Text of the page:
Columbus — Gina DeJesus made the announcement today she's launching her own effort to help missing kids and families.
It's called The Cleveland Center for Missing, Abducted, Exploited Children and Adults. The grassroots non-profit, soon to be a brick and mortar place, has been a goal for Gina and her family since she found freedom five years ago.
Friday, she and her cousin and co-founder Sylvia Colon made the announcement during a panel at the Ohio Attorney General’s Law Enforcement Conference in Columbus.
“We're really excited because Gina and I are now the co-founders of The Cleveland Center for Missing, Abducted and Exploited Children and Adults,” Sylvia said.
It’s been a long road.
“Even talking about it now, sometimes it feels overwhelming,” Colon said, thinking back to the days after her cousin Georgina went missing. Back then, she told WKYC her family would "never give up" until Gina came home.
The DeJesus family was relentless, and aimless, as those days of searching turned to months, and eventually years.
"We begged for everything, and I mean everything," Colon said. "We didn’t have any resources, and nobody was offering them, so we had to figure out a way to win."
And for nine years, one month, and six days, they tried to figure it out. They gathered, they prayed, they searched. They printed flyers, and more flyers, hundreds of flyers, hung up and handed out. One even made it into Gina’s hands.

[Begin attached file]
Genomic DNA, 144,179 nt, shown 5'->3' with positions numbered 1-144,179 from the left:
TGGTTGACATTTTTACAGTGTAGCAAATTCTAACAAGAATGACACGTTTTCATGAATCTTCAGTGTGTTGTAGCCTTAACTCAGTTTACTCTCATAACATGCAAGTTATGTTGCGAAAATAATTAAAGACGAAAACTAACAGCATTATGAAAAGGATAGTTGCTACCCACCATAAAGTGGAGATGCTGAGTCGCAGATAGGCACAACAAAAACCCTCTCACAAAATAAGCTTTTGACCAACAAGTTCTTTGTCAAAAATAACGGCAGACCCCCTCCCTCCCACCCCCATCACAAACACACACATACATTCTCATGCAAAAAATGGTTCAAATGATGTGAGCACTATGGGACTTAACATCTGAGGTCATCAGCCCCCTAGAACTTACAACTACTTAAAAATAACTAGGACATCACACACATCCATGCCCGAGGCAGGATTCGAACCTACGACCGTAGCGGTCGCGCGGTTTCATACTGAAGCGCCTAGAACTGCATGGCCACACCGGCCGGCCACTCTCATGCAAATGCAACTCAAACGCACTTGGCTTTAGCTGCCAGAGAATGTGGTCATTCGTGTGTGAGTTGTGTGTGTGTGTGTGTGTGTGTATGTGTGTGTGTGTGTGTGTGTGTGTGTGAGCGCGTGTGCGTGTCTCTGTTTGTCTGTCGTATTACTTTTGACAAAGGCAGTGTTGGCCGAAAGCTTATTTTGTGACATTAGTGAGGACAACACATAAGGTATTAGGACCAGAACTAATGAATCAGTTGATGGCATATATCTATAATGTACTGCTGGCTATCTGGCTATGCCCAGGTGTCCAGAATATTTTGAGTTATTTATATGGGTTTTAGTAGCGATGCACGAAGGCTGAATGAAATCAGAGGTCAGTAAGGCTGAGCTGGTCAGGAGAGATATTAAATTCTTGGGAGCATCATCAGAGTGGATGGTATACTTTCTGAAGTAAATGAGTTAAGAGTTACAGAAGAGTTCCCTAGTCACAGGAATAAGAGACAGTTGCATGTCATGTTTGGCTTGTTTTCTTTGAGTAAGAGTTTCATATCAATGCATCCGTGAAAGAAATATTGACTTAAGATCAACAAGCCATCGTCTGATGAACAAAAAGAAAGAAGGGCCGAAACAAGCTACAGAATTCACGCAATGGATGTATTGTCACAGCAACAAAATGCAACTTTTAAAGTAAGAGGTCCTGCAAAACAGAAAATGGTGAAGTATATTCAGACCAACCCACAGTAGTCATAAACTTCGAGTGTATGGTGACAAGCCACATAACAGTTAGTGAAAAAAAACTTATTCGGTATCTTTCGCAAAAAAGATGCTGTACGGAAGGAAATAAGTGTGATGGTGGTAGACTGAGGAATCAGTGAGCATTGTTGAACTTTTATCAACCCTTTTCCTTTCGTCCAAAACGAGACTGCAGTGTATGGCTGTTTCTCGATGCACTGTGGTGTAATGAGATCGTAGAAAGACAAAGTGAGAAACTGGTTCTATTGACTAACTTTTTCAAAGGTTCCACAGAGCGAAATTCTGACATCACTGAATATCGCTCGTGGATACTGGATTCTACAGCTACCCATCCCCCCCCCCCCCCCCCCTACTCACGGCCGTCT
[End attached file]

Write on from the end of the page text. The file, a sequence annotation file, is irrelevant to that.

“My mom gave [captor Ariel Castro] a flyer, and he brought it back to me. And he gave it to me…I don’t know. It didn’t hurt me, or make me depressed or anything, it just gave me a different kind of hope, like my mom is still out there looking for me,” Gina said. “I put it away in my folder, and I’m like, I’m going to give this to my mom one day.”
Gina thinks she had that flyer for two years or more before she handed it to her mom, Nancy Ruiz, at the hospital after her escape.
It’s been five and half years now since that thumbs up that let us all know Gina DeJesus was okay, that she was home. Today marks another new chapter, as Gina and Sylvia launch ClevelandMissing.com.
“We hope through our foundation that no other family member has to endure what we did,” Colon said.
"I wanted to start it because there was nothing like this," Gina said. "My mom was...my parents were lost. They didn’t know what to do. They didn’t know where to go, where to call, who to call."\
“We want to be that place, a soft place for people to land, because, as we said, we didn’t have that when Gina had gone missing,” Sylvia added.
They hope for a 24-hour hotline and a home base for those lost families not far from where Gina was found.
"It has to be in Clark Fulton," Sylvia said. "Gina grew up virtually in that area, and that’s where she was for 9 years…so that’s where we should be. We want to work with families, and folks that need to be recovered, or who have been recovered."
While they search for a building, they’re also building a board and applying for grants and other state funding. In the five-year-plan, they’ll hire a full staff, and begin outreach education programs about prevention. And they’ll partner with law enforcement—like the Northeast Ohio Amber Alert Committee Gina already works with.
“Some people may have given up hope. She didn’t. Her family didn’t. This is what we want to convey,” Newburgh Heights Police Chief John Majoy, who serves as chairman of the committee, stated. "She’s got a gift that she can offer to others in hopes that they never have to go through what she’s gone through."
Hope is Gina’s currency.
“I don’t like talking about it at all,” Gina says of her near decade in captivity. But she’s willing to, “because it may help somebody else.”